A glove focused on user experience in interacting with virtual objects is in the news. This virtual reality glove is the topic of a research article. The researchers described their virtual reality glove in detail in their paper, "Pneumatic actuator and flexible piezoelectric sensor for soft virtual reality glove system," in Scientific Reports.
No, this is hardly the first instance of researchers able to reproduce texture but this attempt is noteworthy. As pointed out in natureasia.com, the glove system in this instance is one that allows the wearer to manipulate a virtual hand, pick up an object in virtual reality and feel its shape.
Bill Andrews took to the D-brief blog on Discover to examine the glove's characteristics— of (1) sensors and (2) actuators. The Korean team designed it as a glove to manipulate a virtual hand inside a digital realm, said Andrews.
The sensors make use of piezoelectric technology materials that produce an electric charge when squeezed, said Andrews. "Line the glove with them, and every bend and flick of a finger produces a measurable electric pulse, which the software can translate into commands for the virtual hand." (The authors described finger motions "detected by attached flexible piezoelectric sensors and transmitted to a virtual space through Bluetooth for interconnecting with a virtual hand.")
Sensors are placed on the thumb, index and middle fingers. The authors wrote that "A total of 11 sensors were attached to the glove, to detect the movements of the thumb, index finger, and middle finger, with a silicone adhesive."
Those actuators in the glove are interesting—each one "a flat little air bubble encased in a thin silicone skin," wrote Andrews. So, of what use are all those bubbles? "By using an electric current to change the shape of the silicone, the researchers could force the air inside into a tighter space that 'popped up.' Varying the signal changed the height of the bubble."
With the bubbles in the glove's fingertips, the user's hand "is tricked into thinking it's touching, or holding, something."
Eva Frederick, Science, said the entire device, including battery and circuit attached to strap around wrist weighs about the same as a medium-size apple."
How they tested: The authors focused on a virtual knight from a computerized chess board to test their VR glove. The actuators mimicked physical dimensions by expanding appropriately into the real fingertips, said Andrews.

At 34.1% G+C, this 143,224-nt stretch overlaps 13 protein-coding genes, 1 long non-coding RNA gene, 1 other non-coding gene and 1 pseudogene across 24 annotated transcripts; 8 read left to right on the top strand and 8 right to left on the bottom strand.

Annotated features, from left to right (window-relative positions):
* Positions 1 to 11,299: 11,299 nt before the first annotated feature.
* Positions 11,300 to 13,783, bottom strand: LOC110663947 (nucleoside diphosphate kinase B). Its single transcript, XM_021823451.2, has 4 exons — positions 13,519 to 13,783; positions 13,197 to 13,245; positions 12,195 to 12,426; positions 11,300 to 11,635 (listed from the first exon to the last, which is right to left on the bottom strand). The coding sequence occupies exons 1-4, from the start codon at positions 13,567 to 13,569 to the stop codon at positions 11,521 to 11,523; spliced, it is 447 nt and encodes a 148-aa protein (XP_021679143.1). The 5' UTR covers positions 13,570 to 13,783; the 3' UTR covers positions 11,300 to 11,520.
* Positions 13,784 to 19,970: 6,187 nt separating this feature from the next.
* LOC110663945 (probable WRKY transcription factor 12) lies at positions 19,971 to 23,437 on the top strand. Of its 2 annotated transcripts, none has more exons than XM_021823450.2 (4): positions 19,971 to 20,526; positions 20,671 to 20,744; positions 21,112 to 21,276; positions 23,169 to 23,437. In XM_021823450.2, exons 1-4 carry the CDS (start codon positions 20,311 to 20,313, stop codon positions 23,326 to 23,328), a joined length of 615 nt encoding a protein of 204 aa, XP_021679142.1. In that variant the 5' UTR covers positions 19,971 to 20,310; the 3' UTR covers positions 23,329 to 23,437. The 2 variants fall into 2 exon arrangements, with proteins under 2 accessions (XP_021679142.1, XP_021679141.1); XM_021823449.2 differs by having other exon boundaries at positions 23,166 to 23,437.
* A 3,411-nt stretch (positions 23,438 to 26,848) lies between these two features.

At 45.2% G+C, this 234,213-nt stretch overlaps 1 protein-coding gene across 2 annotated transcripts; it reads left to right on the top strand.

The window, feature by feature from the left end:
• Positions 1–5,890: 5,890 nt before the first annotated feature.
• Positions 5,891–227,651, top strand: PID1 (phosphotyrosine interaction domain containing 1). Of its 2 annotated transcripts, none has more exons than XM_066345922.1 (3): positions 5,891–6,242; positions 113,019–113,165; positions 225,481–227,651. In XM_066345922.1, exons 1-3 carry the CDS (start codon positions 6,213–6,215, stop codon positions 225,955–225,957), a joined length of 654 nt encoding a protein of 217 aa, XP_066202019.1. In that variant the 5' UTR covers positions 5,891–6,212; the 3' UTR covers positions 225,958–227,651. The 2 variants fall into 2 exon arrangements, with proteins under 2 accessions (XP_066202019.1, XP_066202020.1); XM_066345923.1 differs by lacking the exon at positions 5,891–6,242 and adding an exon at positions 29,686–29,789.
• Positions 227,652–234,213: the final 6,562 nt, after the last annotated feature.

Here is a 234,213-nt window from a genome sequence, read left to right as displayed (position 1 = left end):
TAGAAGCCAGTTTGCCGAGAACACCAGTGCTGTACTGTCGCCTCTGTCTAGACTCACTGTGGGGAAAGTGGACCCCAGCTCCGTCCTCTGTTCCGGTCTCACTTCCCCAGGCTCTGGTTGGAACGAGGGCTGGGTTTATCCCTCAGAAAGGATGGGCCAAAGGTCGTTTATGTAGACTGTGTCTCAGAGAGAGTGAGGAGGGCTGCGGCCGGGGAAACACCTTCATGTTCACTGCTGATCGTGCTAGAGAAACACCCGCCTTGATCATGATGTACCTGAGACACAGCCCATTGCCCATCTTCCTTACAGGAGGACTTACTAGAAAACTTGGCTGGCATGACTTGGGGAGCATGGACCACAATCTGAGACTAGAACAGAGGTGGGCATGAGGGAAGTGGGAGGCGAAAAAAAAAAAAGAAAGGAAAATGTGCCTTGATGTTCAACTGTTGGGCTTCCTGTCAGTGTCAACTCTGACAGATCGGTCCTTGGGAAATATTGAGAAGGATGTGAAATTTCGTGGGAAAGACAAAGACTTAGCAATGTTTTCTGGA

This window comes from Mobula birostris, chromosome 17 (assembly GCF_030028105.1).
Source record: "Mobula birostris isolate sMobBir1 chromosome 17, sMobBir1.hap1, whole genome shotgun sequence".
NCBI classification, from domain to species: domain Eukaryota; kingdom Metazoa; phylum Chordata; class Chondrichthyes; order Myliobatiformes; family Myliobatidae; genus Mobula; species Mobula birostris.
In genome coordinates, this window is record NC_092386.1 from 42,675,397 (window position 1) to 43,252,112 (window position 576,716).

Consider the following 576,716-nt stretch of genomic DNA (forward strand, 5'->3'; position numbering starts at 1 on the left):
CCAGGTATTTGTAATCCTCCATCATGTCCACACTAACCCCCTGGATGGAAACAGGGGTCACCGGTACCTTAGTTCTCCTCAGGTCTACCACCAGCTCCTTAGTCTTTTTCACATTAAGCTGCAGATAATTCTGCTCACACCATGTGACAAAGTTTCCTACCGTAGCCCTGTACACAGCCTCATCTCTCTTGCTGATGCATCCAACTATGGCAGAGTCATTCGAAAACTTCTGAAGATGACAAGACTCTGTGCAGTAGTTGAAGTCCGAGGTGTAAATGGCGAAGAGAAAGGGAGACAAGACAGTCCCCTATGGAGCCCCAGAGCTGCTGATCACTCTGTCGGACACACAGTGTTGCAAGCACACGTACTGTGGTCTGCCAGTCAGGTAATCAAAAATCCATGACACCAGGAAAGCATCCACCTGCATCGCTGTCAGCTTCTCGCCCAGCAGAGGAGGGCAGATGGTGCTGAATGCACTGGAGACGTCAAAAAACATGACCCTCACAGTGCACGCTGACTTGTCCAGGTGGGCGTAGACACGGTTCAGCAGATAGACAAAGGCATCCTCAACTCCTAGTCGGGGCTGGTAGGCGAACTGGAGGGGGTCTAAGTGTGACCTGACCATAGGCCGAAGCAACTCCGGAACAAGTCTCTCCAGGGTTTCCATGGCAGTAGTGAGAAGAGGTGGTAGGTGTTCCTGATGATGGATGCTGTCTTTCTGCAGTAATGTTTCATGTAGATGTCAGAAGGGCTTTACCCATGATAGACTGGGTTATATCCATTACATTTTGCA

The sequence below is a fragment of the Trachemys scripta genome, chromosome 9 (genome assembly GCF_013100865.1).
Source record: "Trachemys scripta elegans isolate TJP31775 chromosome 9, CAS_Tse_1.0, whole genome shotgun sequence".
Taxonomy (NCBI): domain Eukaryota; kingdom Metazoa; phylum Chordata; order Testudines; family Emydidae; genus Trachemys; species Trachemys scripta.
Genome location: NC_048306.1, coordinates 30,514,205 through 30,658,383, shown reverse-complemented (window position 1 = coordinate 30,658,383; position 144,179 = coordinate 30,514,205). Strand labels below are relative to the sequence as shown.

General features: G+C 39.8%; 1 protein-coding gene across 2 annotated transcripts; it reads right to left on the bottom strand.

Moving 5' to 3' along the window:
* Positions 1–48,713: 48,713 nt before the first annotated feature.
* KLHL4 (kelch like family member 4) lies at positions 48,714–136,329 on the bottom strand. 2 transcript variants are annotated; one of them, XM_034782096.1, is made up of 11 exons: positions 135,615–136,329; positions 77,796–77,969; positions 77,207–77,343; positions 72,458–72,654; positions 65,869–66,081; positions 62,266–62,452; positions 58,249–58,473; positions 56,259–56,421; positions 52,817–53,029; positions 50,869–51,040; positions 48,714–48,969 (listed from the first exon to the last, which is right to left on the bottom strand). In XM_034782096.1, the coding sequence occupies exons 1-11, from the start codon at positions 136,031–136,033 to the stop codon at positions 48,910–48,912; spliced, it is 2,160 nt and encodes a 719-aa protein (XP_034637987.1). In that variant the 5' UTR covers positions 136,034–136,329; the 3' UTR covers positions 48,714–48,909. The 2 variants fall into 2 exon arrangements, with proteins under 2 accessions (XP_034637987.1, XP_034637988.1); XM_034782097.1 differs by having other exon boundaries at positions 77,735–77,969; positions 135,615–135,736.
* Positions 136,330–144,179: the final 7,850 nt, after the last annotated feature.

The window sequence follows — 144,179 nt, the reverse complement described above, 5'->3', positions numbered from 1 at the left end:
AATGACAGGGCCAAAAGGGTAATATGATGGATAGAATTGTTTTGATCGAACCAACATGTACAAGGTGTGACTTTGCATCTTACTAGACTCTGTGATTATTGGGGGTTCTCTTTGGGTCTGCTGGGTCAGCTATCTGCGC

The researchers could pick up the knight and hold it.
As for how the system works as a whole—hardware glove, sensors, actuators, interface board along witih software—a research press release from Scientific Reports, appearing in natureasia.com, stepped readers through their process.
As the glove's wearer moves a hand to pick up the object, the finger movements are detected by sensors in the glove. Data from the sensors are transferred via Bluetooth to a software program that recreates corresponding movements of the virtual hand on a screen.
"Taking hold of the virtual object activates a set of soft silicone actuators developed by the authors. The actuators receive a signal from the virtual reality environment, which causes air inside them to move and expand the silicone in their center. The user's fingertips sense the pressure of the expanded silicone as if they were touching the virtual object, allowing them to feel its shape, pick it up and hold it in virtual reality."
Overall, Andrews said in the D-brief blog that "It's a step forward not just for video games and novelty toys, but more serious technology as well."
"Whether it helps make learning software more immersive, virtual scientific experiments more informative or even just video games more realistic, this kind of VR glove could be the preferred way to fool our minds in the future."
More information: Kahye Song et al. Pneumatic actuator and flexible piezoelectric sensor for soft virtual reality glove system, Scientific Reports (2019). DOI: 10.1038/s41598-019-45422-6
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